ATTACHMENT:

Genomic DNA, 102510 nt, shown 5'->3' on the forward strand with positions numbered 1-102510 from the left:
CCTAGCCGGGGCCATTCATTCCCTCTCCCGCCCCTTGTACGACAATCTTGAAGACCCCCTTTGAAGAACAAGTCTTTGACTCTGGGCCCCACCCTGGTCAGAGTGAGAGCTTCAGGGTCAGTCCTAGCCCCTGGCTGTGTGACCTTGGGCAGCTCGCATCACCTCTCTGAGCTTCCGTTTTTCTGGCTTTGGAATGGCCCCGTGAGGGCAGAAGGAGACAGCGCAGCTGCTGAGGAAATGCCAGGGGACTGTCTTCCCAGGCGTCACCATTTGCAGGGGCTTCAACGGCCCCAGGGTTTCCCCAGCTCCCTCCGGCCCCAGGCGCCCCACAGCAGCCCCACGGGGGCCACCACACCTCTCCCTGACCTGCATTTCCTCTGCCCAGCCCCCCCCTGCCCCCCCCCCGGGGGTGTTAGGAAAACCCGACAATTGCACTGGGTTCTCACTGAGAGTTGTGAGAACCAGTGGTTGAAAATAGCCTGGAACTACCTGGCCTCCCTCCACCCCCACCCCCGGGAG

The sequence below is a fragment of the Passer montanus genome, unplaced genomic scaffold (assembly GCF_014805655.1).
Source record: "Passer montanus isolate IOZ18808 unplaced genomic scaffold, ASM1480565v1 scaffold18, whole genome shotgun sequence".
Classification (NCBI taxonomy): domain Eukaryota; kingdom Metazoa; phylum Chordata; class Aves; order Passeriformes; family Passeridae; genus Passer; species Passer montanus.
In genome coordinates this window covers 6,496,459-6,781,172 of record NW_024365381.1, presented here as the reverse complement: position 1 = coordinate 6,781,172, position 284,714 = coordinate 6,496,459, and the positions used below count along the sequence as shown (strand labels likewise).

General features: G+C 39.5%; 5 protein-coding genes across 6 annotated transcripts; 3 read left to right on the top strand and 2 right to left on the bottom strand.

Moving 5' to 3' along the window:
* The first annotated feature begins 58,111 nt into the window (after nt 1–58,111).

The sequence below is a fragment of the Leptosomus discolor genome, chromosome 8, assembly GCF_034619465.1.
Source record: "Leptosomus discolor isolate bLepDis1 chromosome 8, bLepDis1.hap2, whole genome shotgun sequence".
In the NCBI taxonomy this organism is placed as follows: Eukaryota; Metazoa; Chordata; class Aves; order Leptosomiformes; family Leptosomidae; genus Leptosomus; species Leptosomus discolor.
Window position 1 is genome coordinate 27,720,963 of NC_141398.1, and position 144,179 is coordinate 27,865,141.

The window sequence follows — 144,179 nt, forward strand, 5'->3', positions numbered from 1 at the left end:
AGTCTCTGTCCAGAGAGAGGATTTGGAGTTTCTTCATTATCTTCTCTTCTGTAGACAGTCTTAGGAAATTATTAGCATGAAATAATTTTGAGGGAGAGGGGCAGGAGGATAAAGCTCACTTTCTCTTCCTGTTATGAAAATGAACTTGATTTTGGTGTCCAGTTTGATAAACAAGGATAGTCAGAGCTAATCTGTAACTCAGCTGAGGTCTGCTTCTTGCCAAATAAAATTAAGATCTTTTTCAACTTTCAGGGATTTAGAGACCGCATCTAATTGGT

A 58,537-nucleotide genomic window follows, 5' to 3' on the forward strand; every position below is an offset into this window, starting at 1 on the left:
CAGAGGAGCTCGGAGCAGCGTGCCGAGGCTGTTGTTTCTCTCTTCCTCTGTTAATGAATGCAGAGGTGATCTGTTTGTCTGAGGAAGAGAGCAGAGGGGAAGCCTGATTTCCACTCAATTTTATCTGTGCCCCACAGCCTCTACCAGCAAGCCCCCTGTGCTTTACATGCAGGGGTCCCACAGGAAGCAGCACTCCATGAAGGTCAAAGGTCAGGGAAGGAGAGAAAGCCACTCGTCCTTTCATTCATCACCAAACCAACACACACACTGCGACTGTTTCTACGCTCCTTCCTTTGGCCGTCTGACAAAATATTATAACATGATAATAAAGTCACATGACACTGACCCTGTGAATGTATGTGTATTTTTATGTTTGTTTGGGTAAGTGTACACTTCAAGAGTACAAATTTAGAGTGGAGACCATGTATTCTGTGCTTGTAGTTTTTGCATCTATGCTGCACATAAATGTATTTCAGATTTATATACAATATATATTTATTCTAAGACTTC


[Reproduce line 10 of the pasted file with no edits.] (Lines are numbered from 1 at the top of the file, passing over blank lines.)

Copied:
The sequence below is a fragment of the Leptosomus discolor genome, chromosome 8, assembly GCF_034619465.1.